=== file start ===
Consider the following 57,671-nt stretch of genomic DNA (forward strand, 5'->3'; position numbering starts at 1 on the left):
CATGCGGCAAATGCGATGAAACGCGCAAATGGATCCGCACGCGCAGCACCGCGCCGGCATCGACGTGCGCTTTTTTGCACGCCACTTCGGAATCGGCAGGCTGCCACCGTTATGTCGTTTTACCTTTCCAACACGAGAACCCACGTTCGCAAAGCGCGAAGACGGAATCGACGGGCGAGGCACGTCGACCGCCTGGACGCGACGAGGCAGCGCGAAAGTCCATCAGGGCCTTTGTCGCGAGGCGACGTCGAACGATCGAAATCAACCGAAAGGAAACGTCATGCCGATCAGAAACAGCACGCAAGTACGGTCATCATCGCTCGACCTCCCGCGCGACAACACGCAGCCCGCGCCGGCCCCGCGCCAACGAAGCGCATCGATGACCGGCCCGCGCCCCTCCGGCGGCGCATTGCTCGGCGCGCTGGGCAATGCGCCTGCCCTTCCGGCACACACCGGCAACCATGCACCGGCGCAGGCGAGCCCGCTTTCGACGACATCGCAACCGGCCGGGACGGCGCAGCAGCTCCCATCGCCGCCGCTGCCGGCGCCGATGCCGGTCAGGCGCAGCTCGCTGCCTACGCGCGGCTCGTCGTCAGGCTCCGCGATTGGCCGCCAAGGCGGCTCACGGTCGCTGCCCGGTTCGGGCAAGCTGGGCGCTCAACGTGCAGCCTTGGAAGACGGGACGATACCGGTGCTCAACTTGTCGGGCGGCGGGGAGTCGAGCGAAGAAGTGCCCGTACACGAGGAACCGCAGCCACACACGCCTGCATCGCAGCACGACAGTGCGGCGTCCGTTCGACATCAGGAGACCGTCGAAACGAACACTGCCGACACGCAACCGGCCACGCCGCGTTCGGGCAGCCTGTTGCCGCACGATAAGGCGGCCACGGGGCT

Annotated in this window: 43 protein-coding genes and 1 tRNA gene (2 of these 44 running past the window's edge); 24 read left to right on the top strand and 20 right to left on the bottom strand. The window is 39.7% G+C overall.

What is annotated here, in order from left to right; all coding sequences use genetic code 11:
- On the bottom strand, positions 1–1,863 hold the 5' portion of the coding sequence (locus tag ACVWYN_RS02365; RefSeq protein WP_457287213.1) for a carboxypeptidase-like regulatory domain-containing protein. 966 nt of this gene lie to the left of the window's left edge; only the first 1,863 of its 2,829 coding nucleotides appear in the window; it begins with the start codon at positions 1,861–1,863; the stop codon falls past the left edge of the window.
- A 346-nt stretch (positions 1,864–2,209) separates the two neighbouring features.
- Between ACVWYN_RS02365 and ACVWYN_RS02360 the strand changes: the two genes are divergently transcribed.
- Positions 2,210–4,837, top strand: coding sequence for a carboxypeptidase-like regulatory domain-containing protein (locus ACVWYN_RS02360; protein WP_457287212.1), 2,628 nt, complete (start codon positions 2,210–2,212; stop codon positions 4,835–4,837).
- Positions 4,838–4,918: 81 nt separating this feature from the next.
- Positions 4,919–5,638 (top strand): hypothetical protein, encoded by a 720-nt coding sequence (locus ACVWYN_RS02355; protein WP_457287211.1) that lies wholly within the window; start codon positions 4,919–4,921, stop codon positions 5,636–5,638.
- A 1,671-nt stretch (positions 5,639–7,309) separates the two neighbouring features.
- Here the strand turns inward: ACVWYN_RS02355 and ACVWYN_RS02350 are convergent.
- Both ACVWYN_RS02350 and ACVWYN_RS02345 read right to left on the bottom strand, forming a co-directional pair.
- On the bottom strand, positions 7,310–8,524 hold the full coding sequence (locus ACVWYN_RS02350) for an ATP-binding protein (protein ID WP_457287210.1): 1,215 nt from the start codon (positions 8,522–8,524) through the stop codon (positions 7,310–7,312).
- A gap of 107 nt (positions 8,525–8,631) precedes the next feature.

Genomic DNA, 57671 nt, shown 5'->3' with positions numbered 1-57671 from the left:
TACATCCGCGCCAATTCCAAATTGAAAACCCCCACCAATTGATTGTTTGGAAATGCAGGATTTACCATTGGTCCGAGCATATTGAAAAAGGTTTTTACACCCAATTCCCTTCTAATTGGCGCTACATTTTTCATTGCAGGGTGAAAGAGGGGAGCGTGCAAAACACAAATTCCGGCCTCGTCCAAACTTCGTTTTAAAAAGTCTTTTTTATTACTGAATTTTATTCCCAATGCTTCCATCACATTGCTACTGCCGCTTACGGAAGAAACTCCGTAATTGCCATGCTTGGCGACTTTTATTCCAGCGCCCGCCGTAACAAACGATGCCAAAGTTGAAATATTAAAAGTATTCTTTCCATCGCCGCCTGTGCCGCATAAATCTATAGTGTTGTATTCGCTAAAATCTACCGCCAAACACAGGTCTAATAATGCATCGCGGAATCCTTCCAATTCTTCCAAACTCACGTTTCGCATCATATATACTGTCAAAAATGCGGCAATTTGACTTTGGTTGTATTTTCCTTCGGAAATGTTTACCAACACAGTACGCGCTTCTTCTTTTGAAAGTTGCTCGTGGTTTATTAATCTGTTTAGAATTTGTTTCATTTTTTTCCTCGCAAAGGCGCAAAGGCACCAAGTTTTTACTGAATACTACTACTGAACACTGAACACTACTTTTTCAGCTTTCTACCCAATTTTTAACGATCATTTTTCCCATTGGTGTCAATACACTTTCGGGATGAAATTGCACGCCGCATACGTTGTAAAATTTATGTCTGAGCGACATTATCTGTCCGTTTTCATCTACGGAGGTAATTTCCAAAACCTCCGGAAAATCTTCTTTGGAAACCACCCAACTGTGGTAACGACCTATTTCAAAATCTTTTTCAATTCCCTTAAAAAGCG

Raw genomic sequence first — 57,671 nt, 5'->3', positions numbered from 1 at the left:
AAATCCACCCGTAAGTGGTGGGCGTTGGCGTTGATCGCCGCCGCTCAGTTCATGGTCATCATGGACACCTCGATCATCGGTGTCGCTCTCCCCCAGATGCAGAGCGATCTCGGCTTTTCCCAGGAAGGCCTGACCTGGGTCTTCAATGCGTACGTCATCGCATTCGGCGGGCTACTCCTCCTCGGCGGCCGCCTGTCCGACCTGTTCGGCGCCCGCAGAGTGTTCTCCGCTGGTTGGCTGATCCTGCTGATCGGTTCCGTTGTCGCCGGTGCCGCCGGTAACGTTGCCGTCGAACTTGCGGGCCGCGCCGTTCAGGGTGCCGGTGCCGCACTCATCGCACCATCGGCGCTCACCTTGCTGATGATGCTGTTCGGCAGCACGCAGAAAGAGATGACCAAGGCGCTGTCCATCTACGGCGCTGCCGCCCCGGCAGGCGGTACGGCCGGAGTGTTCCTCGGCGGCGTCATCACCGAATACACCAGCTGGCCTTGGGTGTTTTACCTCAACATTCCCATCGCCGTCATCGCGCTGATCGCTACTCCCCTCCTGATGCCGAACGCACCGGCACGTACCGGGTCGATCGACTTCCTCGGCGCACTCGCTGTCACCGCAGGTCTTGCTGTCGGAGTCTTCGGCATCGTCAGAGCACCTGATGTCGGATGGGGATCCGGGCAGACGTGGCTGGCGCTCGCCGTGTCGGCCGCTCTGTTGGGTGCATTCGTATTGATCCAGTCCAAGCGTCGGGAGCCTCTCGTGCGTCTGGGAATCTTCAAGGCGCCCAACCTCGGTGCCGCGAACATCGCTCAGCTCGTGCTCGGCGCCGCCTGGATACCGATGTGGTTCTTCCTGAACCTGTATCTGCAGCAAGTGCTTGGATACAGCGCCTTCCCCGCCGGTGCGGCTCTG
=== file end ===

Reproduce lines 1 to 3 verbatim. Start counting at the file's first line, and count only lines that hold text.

Consider the following 57,671-nt stretch of genomic DNA (forward strand, 5'->3'; position numbering starts at 1 on the left):
CATGCGGCAAATGCGATGAAACGCGCAAATGGATCCGCACGCGCAGCACCGCGCCGGCATCGACGTGCGCTTTTTTGCACGCCACTTCGGAATCGGCAGGCTGCCACCGTTATGTCGTTTTACCTTTCCAACACGAGAACCCACGTTCGCAAAGCGCGAAGACGGAATCGACGGGCGAGGCACGTCGACCGCCTGGACGCGACGAGGCAGCGCGAAAGTCCATCAGGGCCTTTGTCGCGAGGCGACGTCGAACGATCGAAATCAACCGAAAGGAAACGTCATGCCGATCAGAAACAGCACGCAAGTACGGTCATCATCGCTCGACCTCCCGCGCGACAACACGCAGCCCGCGCCGGCCCCGCGCCAACGAAGCGCATCGATGACCGGCCCGCGCCCCTCCGGCGGCGCATTGCTCGGCGCGCTGGGCAATGCGCCTGCCCTTCCGGCACACACCGGCAACCATGCACCGGCGCAGGCGAGCCCGCTTTCGACGACATCGCAACCGGCCGGGACGGCGCAGCAGCTCCCATCGCCGCCGCTGCCGGCGCCGATGCCGGTCAGGCGCAGCTCGCTGCCTACGCGCGGCTCGTCGTCAGGCTCCGCGATTGGCCGCCAAGGCGGCTCACGGTCGCTGCCCGGTTCGGGCAAGCTGGGCGCTCAACGTGCAGCCTTGGAAGACGGGACGATACCGGTGCTCAACTTGTCGGGCGGCGGGGAGTCGAGCGAAGAAGTGCCCGTACACGAGGAACCGCAGCCACACACGCCTGCATCGCAGCACGACAGTGCGGCGTCCGTTCGACATCAGGAGACCGTCGAAACGAACACTGCCGACACGCAACCGGCCACGCCGCGTTCGGGCAGCCTGTTGCCGCACGATAAGGCGGCCACGGGGCT

Annotated in this window: 43 protein-coding genes and 1 tRNA gene (2 of these 44 running past the window's edge); 24 read left to right on the top strand and 20 right to left on the bottom strand. The window is 39.7% G+C overall.